The 15 Gauchos were given two psychology books to read: “Talent Code” and “Mind-Set.” With Lloyd there at the end of each book, to discuss with each player the content and the message. Each player also was told to write down three questions each morning, then to answer them each night.

“There could not be negative questions, like ‘What shouldn’t I do?’” Sherry said. “They had to be positive in nature. Like: ‘What great thing can I do today?’ Every week to 10 days Coach Lloyd would review our morning papers. We were also told to keep notebooks with us at all times and to write things down as they came into our mind, for future study and discussion. It was something Coach Lloyd suggested we do for the rest of our lives.”
At the end of the three-month period, each player received a T-shirt which read: “Outside The Paradigm.”

And that was just for starters. There was the field, football’s learning laboratory, one that Lloyd had worked for 28 years as a head coach and now, even at the age of 68, it always had seemed to him as a fresh, new experience.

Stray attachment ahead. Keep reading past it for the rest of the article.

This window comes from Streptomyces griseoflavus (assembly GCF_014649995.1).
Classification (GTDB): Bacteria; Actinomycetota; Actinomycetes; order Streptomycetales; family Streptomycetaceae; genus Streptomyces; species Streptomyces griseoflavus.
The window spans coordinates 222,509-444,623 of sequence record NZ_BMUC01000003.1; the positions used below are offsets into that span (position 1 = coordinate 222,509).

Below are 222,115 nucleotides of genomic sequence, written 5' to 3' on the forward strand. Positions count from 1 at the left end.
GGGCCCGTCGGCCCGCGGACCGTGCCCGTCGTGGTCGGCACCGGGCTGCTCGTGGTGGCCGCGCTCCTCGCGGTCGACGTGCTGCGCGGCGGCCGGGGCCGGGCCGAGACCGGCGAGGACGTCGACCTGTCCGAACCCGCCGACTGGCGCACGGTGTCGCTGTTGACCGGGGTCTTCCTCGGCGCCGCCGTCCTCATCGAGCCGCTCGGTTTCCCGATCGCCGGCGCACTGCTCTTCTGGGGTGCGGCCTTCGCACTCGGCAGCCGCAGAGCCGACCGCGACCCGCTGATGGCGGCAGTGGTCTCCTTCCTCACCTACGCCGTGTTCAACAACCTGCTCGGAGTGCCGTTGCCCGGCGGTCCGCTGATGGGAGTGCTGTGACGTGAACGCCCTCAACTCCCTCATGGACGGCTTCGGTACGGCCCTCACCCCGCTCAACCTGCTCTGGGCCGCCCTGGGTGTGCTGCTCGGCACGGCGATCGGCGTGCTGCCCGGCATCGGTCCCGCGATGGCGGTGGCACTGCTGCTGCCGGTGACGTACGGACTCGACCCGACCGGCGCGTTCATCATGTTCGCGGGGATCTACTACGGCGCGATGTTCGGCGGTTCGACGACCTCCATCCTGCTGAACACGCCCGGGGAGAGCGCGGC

“In 1950 I was 8 years ago,” Lloyd said. “I listened with my dad to the USC-Stanford game on the radio. From the very first play I understood what was going on. I could see the defenses, the offenses, everything. That’s when I knew I was going to be a football coach.”

Now, 60 years later, Sherry was next to a guy who had worked his brain pain through six decades of football, who still runs quarterback camps, who won 11 league titles in Sonoma County, who had gone through many changes in his life with football being the one unfailing constant. A love that never waned, not just for football, but also for the human being that is a the football player.